Writing your own workflows¶
Micom was designed to create and analyze personalized metabolic models for microbial communities. This makes it necessary to run many of the analyses in micom for many samples. As all of the methods currently implemented in micom can be run independently for each sample this workload can be parallelized pretty easily. To make this simple micom provides a workflow module that lets you run analyses for many samples in parallel. It also integrate with the micom logger and has workarounds for some memory leaks in optlang which improves memory usage. As a rule of thumb for each sample you will need one CPU and about 1GB of RAM, so if you have a server with 16 cores and 16+GB of RAM available you can run up to 16 samples in parallel.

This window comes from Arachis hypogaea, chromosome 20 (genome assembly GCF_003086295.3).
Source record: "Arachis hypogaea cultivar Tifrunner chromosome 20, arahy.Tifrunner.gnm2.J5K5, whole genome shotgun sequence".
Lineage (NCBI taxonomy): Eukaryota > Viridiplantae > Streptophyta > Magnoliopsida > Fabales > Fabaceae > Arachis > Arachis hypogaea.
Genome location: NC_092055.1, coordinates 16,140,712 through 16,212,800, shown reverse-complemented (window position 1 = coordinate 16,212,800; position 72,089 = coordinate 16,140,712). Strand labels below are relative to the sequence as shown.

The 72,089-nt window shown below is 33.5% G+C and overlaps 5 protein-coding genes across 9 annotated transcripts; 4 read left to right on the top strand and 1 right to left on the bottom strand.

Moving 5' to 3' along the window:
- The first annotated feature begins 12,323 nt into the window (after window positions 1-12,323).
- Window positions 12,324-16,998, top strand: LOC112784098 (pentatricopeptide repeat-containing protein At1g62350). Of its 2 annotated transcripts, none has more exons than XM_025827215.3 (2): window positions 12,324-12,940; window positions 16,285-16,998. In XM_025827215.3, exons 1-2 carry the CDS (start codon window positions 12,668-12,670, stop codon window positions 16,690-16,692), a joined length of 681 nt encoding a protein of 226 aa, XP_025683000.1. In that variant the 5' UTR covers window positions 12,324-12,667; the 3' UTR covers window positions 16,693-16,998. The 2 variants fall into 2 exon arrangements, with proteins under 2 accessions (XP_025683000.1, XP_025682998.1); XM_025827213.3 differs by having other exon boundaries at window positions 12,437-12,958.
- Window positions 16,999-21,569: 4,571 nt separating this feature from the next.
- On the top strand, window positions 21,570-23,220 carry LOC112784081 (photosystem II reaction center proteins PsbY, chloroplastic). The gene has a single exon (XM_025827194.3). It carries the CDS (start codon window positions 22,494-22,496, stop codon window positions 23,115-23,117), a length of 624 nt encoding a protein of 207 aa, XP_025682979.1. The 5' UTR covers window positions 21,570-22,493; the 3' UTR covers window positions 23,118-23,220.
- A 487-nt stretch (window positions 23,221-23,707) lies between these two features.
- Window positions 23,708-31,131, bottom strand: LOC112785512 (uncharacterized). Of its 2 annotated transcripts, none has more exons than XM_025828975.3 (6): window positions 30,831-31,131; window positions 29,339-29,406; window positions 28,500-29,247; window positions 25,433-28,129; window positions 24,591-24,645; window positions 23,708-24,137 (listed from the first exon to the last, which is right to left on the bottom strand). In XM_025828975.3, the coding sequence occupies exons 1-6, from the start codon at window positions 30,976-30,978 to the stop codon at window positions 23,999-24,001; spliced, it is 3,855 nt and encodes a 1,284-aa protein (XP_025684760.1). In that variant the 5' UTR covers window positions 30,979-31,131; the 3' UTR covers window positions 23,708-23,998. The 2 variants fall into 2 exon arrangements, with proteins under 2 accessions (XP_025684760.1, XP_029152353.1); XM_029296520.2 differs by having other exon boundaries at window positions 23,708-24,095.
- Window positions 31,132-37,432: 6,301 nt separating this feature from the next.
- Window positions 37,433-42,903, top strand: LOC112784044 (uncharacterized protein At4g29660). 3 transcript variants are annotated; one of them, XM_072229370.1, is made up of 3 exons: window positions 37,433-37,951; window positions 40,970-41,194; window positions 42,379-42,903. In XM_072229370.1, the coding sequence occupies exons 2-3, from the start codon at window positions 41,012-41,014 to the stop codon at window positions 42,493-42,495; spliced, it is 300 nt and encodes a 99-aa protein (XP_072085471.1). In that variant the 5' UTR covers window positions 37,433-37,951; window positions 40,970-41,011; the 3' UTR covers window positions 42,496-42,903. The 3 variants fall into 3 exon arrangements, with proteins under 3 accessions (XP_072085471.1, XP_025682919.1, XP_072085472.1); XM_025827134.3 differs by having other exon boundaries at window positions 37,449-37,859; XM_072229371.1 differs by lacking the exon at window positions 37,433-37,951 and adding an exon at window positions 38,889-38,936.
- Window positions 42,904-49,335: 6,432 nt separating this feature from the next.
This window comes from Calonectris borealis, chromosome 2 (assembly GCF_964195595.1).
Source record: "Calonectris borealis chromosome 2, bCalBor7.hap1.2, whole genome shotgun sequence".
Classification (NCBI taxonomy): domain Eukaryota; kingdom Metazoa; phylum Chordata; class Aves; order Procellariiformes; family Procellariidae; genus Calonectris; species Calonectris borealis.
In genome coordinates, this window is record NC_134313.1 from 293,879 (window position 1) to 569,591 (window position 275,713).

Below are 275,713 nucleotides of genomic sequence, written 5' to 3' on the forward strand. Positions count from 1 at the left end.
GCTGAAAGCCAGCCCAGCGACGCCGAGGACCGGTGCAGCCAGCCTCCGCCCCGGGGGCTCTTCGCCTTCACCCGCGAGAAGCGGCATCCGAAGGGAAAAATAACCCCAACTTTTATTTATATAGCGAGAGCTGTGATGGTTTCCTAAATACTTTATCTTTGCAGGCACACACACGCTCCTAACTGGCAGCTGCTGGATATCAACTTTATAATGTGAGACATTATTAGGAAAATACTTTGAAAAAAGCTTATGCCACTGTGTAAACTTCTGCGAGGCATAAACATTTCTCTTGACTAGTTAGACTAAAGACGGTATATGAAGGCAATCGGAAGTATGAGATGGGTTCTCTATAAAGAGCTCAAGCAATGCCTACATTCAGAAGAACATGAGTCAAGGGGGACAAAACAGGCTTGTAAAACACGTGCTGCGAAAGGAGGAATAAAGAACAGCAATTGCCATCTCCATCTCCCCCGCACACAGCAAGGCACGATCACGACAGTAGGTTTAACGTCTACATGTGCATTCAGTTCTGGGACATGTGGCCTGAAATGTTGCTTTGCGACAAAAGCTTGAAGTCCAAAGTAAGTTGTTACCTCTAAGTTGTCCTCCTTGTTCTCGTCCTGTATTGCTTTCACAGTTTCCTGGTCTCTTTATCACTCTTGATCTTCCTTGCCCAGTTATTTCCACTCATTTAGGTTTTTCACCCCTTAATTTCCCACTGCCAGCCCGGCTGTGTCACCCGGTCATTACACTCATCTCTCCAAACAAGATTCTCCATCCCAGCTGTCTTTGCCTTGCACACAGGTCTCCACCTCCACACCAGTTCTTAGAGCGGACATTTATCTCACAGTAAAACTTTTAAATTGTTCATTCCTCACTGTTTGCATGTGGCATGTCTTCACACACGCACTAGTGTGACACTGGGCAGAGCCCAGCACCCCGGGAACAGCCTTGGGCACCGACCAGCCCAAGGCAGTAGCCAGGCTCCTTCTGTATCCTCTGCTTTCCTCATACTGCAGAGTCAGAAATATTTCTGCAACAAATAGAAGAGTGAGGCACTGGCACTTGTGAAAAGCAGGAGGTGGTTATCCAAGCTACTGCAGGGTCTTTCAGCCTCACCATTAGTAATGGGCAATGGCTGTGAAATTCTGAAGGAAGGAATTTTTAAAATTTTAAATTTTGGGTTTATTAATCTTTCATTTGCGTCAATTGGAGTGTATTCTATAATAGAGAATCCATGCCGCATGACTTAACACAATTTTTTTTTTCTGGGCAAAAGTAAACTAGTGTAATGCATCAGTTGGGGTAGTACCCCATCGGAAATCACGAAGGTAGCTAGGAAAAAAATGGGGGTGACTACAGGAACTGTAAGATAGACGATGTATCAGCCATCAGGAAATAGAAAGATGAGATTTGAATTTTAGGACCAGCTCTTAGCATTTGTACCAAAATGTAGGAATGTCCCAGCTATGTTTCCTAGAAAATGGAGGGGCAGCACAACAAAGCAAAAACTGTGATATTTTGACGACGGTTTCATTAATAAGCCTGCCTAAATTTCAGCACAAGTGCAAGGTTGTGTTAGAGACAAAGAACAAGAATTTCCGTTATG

For a workflow you will need two things:
A function that takes arguments for a single sample and performs your analysis
A list of arguments for each sample
Let us understand this better with a short example. Let us assume that we want to run the cooperative tradeoff method for our E. coli example with varying numbers of E. coli strains.
from micom.data import test_taxonomy taxonomies = [test_taxonomy(n=n) for n in range(2, 12)] taxonomies
This will be our arguments. Each entry in taxonomies defines a single sample so we have 10 samples in total. Now we need a function that takes a single samples’ arguments as input (as set of abundances) and runs the cooperative tradeoff method. So let us implement that:
from micom import Community def run_tradeoff(tax): com = Community(tax, progress=False) sol = com.cooperative_tradeoff() return sol.members
This is all we need to run the analysis in parallel.
from micom.workflows import workflow results = workflow(run_tradeoff, taxonomies, n_jobs=2)
results is a list that contains one entry for each result (in the correct order).